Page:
Invertebrate Nephila spp (Golden orb weavers)

Dusty Miller

Alexander Pearce
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Scientific Name: Nephila spp. (not apparent which of the local species. N. pilipes. N. edulis or N. ornata, immature spiders are haredr to identify.)

Common Name: Golden orb weaver.

Other Names: Giant woods spider. Banana spider (generic, Not to be confused with Brazilian wandering spider which also goes by this epithet and is quite deadly

Class: Arachnida

Order: Araneae

Sub-Order: Araneamorphae

Family: Nephilidae (formely in Araneidae, but now given their own family)

Genus: Nephila

Distribution: Nephila occurs worldwide, many species, more discovered every year. As I haven't ID'ed this to species level (it is also immature female, so may have to wait) it is not possible to state a distribution.

Habitat: Open woodlands and eucalypt forest. Anywhere that allows large webs to be constructed. Prefer warmer ares.

Field Notes: Argyrodes spiders are sometimes found stealing food from the webs of Nephila species. Males are very much smaller than females. Females are very large 30- 40 mm, have been recorded over 55 mm. May be eaten (and are in PNG). Bite is likely painful due to size, may cause ulcers for some time). Not especially venomous. Silk is golden and extremewly strong. May be able to catch and hold small birds. Has been recorded eating a finch. Spider may unhoist some lowers parts of the web in high winds. Hatchlings disperse on small parachuites of silk, have been recorded at 30 000 ft, hence a wdie distribution for the genus. Nephila are blind hence I could get close to this very large spider without disturbing it. Nephila are an old design (for Aranaemorphs). Fossils have been found 165 million year old in Mongolia. This fact also probably helps contribute to both their diversity and distribution.

Argyodes spp: http://bushcraftoz.com/forums/showthread.php?2298-Argyodes-antipodianus-(Quicksilver-spider)&p=15003#post15003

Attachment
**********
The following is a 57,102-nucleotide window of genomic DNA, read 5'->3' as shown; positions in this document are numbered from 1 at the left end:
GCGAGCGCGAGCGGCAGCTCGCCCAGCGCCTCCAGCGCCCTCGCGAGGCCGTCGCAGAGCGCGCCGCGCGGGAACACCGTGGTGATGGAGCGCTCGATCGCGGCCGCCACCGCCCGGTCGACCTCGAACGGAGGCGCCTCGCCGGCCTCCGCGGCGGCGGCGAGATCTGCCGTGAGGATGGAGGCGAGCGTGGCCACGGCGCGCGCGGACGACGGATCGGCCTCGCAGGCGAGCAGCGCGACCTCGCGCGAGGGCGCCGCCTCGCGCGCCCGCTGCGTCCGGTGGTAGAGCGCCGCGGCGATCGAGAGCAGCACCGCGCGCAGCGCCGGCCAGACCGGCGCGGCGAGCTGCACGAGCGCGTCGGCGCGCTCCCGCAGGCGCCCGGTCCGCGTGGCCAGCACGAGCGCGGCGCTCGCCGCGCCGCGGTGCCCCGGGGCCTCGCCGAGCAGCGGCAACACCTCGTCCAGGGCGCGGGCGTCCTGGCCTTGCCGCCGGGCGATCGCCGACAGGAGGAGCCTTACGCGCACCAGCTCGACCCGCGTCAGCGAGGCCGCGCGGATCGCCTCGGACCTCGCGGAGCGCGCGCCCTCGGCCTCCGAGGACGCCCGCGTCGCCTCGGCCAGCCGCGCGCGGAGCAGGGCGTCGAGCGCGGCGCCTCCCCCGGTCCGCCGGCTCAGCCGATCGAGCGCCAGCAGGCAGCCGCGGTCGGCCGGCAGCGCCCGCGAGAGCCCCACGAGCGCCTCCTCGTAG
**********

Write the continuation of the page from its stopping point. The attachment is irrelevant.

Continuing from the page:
Sitting in typical position. Trail of debris is past meals, this is distinctive in Nephila webs.


Underside.


Wrapping a fly it has just caught.


Sucking the juices from the fly after
 
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Hairyman

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The web is so strong that some parts of it may be used to catch small fish.
Watched a mate walk right into one of these years ago, still brings a smile to my face remembering the flailing arms and screaming.
 

Dusty Miller

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Yes, natures kevlar. Awesomely strong with the Nephila species.
 

Dusty

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Scientific Name: Nephila Edulis

Reference: Spiders of Southern Queensland
http://www.findaspider.org.au/index.htm

Photo: by auscraft Location; Gordonbrook Dam, Qld. Jan 2012


DSC_0697.jpg


Found with web during day strung between trees. Large specimen size of hand.

Special thanks to Dusty M for identification and assistance.
 

Dusty Miller

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The male Nephila sits opposite the female on the web.


He is dwarfed by the female. Or as Duece Bigalow would say, "That's a huge b*tch!"
 

Becki

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mamaorb.jpg

mamaweb.jpg

This was one big orb, her web was about 4 metres off the ground and massive, she was there for nearly a whole summer and I haven't seen another one like her since in my area.
Photos taken by Becki @ Moorebank about 2008
 
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Thanks for this post. It really is a fascinating spider and very common.
 

Hairyman

Ludwig Leichhardt
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This female was quit tolerant of the male, letting him walk all over her.
DSCF5845 (640x592).jpg
Eggsac soon?
 
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